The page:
Janet Napolitano is testifying before the Senate Homeland Security Committee, purportedly on the budget. Not surprisingly, she’s getting a ton of questions about the Boston Marathon attack and immigration.
But in a smart series of questions that will undoubtedly be controversial, Claire McCaskill challenged Napolitano to explain why we so quickly called Boston a terrorist attack, but wouldn’t call Sandy Hook a terrorist attack. Noting that we still don’t know the motive behind either attack, McCaskill asked (these are my immediate transcriptions),
Other than weapon, is there any difference between Sandy Hook and Boston?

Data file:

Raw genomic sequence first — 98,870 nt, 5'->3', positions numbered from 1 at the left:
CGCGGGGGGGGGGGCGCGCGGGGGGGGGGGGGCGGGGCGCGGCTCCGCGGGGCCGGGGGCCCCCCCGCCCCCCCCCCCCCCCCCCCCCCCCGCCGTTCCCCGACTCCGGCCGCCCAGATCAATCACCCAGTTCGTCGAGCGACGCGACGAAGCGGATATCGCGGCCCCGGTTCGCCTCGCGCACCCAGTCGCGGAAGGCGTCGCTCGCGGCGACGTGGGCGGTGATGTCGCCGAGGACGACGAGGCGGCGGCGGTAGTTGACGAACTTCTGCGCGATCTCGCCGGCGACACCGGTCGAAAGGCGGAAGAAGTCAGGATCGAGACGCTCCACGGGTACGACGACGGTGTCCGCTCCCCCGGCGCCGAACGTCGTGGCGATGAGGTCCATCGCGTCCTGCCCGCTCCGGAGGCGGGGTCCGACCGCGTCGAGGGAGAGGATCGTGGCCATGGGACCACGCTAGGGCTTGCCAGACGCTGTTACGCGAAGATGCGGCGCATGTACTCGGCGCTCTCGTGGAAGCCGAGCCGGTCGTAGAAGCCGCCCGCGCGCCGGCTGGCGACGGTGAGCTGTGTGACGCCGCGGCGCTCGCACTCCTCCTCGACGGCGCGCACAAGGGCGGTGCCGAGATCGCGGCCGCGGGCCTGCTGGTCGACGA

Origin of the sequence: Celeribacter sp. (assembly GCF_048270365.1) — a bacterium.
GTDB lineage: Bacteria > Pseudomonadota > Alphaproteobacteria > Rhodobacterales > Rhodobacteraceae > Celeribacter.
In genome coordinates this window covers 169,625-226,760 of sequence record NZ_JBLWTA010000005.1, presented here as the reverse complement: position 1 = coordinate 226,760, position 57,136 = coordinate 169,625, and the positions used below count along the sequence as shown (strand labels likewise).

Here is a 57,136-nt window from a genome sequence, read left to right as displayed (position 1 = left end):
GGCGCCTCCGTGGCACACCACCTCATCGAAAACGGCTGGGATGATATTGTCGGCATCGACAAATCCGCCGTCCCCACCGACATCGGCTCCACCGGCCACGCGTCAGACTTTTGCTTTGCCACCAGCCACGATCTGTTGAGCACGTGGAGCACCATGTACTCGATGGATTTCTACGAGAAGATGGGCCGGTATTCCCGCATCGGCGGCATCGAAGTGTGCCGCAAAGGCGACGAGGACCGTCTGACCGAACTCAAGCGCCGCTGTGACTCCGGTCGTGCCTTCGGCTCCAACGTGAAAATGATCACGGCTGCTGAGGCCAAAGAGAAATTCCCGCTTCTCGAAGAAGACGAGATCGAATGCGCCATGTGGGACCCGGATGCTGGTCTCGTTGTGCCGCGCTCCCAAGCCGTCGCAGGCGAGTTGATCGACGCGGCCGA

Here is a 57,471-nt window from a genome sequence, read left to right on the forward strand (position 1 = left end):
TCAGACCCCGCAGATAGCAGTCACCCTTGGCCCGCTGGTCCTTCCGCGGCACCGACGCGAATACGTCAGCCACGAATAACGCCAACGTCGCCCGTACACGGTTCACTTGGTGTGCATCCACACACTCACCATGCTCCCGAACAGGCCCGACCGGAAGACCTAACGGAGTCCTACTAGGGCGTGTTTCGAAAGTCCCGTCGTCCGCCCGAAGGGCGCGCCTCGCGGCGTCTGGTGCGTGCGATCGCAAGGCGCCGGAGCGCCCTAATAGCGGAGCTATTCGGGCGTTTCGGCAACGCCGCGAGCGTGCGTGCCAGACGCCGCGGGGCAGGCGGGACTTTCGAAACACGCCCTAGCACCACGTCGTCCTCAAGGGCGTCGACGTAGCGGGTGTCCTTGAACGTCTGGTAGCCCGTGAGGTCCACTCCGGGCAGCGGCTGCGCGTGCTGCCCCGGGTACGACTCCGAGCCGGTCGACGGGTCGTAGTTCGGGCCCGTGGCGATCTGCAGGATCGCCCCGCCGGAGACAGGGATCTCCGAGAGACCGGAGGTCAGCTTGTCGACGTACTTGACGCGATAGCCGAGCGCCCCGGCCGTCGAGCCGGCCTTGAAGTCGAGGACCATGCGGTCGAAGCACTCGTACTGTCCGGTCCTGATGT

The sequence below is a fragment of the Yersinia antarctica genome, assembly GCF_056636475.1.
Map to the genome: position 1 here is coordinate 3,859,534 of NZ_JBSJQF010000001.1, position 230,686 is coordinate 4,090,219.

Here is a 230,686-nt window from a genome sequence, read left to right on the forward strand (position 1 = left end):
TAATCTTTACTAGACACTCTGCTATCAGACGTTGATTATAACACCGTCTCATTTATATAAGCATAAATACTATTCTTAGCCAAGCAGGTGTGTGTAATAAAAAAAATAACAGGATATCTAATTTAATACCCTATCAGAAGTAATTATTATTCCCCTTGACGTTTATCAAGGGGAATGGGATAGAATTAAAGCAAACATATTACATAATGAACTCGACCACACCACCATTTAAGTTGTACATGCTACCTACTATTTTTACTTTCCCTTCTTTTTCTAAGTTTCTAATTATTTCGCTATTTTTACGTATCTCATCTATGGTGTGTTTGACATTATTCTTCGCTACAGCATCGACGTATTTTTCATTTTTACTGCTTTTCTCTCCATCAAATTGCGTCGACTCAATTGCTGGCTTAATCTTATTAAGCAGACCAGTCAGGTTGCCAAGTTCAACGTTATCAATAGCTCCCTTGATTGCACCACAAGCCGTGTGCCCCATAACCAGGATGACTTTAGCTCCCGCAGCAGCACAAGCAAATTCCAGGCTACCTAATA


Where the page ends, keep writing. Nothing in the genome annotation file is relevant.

We are so quick to call Boston terror, why aren’t we calling man w/high capacity magazine a terrorist?
As I look at it w/eyes of prosecutor, I find it troubling that one is treated to cause so much more fear than other.
It’s possible both had same motive, just one chose military weapon, the other chose homemade explosive.
It’s a provocative, but necessary question. The crime of terrorism relies on having a political motive. In both these attacks, we don’t know motive. But two days after Boston, we’re treating it as terrorism, while the attack that killed 20 children in their school still isn’t called such.
My inclination would be to call neither terrorism. McCaskill is right that the term just serves to generate fear.
But I’m glad she asked the question.